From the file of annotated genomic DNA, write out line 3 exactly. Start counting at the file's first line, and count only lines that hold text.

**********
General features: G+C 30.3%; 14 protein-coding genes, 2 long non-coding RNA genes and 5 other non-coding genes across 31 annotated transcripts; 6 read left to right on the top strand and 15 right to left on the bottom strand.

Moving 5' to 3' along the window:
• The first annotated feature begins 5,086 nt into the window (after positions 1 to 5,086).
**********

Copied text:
• The first annotated feature begins 5,086 nt into the window (after positions 1 to 5,086).